Many programs exist to meet our needs, but they often do so from a charity model, with a “ pity” focus, making the person with a disability into a recipient of services instead of an active, vibrant part of the community who has a legitimate need for supports, assistive technology, and accommodation.
Organizations that operate out of a charity model or service model see people with disabilities’ lives as tragedies. In these organizations, the staff and administration are people without disabilities making decisions on how to best serve the needs of people with disabilities.
Disability pride is the belief that disability is a natural and beautiful part of human diversity. Disability pride stands in direct opposition to ableism. Just as someone can be proud of being a man, woman, culturally diverse, or any other unique identity, one can also embrace their disability as part of their identity. With disabilities, there are barriers and oppression. There are also barriers and obstacles and oppression that result from being a woman, black, or lesbian. That doesn’t mean people with disabilities would rather become people without disabilities. I was recently with a group of colleagues meeting with someone without a disability and he said “of course no one wants to have a disability.” I didn’t even know how to respond at the time, but looking back, to me that is akin to saying “of course, no one wants to be a woman.” While I have experienced discrimination based on disability and based on gender, I do not wish away being a woman or being disabled. They are both part of who I am. I am a proud disabled woman.
There are many benefits to disability pride including: 1) higher self-esteem and self-confidence; 2) a sense of belonging and community with other people with disabilities; and 3) increased belief in interdependence and advocacy for accommodations. Individuals who find disability pride are more likely to be included in the community and successful in their lives, housing situations, places of employment, educational settings, personal relationships, and their community.
I’m ready and working to live in a different way. I have seen the gifts of my disabilities including being part of a greater community of people with disabilities, developing practices that have deepened my faith and connectedness, having a deeper understanding of myself and compassion for others, building my creative problem-solving skills, and building my resilience. My disabilities are a part of who I am and how I live my life. As I learn to love all of myself, I seek organizations that also provide services in a way that does not reflect pity or charity thinking. I work to change systems to build inclusive communities that support all of our gifts and talents. I also surround myself with people who love and support me and other people with disabilities who have disability pride. This is good, lifelong, important work.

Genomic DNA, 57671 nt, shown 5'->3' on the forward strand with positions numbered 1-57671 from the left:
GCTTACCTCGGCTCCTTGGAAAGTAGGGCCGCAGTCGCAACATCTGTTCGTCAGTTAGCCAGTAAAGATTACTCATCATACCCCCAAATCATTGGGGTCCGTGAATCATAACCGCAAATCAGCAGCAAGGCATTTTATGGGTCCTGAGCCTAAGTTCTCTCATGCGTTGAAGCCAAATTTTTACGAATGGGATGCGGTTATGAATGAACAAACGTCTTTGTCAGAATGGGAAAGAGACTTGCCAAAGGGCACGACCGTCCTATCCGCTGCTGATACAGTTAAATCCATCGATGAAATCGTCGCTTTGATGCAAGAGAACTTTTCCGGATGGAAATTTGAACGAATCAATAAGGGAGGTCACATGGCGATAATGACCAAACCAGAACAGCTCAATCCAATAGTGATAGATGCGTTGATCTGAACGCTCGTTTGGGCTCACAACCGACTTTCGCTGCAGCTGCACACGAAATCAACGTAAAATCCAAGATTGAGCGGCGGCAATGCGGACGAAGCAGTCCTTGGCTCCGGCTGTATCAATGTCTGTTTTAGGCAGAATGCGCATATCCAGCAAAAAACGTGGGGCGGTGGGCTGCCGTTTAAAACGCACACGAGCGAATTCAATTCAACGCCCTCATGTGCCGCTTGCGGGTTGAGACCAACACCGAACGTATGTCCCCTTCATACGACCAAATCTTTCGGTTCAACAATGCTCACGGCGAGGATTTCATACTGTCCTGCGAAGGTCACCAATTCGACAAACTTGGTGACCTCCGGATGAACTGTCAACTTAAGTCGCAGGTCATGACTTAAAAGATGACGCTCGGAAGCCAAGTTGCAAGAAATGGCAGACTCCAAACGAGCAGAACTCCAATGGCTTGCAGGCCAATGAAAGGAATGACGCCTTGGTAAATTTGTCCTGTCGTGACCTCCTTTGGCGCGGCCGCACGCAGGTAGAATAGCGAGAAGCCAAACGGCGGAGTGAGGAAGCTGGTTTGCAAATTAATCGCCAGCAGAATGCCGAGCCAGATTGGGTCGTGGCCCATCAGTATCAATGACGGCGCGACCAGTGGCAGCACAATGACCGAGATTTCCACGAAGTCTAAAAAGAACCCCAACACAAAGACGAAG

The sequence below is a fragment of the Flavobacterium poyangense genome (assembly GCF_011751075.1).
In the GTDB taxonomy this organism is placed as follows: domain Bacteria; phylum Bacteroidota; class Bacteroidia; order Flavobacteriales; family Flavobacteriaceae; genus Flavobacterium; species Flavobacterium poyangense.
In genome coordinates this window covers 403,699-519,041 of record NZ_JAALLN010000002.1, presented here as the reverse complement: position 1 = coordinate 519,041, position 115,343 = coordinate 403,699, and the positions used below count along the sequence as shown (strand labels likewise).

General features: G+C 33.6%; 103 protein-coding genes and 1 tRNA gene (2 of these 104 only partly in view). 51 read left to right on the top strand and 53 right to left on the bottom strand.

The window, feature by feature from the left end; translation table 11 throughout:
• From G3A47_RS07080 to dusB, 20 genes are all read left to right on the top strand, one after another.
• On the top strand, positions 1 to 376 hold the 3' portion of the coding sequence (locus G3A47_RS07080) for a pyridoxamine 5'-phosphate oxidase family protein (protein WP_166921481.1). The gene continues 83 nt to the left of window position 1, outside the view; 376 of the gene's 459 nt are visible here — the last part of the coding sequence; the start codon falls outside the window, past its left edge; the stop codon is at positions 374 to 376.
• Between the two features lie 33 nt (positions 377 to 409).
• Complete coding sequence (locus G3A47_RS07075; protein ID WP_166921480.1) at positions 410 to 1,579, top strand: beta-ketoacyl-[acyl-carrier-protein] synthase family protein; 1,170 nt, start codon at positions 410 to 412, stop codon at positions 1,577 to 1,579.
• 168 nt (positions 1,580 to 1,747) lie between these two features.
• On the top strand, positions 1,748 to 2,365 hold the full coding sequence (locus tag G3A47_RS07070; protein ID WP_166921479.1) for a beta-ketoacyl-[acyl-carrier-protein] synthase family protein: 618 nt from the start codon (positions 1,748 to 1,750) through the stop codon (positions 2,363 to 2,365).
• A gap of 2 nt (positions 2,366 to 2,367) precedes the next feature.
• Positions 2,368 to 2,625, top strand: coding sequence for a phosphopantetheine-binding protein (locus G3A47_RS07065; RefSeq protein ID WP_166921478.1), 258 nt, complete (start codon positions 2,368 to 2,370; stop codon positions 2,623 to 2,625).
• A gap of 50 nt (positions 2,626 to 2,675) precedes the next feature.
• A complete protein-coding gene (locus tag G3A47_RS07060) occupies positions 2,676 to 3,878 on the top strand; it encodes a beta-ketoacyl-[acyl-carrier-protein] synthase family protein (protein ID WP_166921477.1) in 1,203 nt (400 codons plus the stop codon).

For any of us who enjoy cooking and baking, we know that time is a key ingredient of many recipes. How long we need to bake cupcakes for, boil water & noodles for, fry an egg, etc. can mean the difference between delicious and disgusting! The built-in timers on a lot of ovens/appliances are not great to use: text is tiny/hard to read, buttons are cumbersome or inaccurate, the alarm is too quiet or way too loud, etc.
Last year, I started using Siri to tell me when my scones had been in the oven for long enough (usually 16 minutes for my oven). Early on I learned an important lesson: Siri is not always a great listener. When I said, “Siri set an alarm for 16 minutes”, Siri heard “Siri set an alarm for 60 minutes.” There is a huge difference between 16 minutes and 60! Luckily, my sense of smell helped me realize the error and I was able to get the scones out before they burned! I told this story to a friend of mine and he suggested telling Siri “one six” instead of “sixteen”. I tried his idea out and I haven’t had a problem since (fingers crossed).
There are a lot of alternatives to the standard, built-in timers (including voice assistants like Siri and Alexa) and I’ve included a few in this post. If you think you might be interested in trying some of these out, contact your local Disability Network and ask for an AT (Assistive Technology) demonstration. You’ll get to use various kinds of timers and see if they are a good fit/learn about other options.
Amazon’s second generation Dash Wand is out. What potential does it have to support personal independence for members of our community?
The Wand is an example of the use of a technology platform (Amazon’s Echo/Alexa) to reduce the friction in accessing products of all kinds. While the technology is not specifically aimed at people with disabilities, it is usable by people with disabilities. It requires that each PWD examine how to adjust the platform’s capabilities to any specific need for personal accommodation.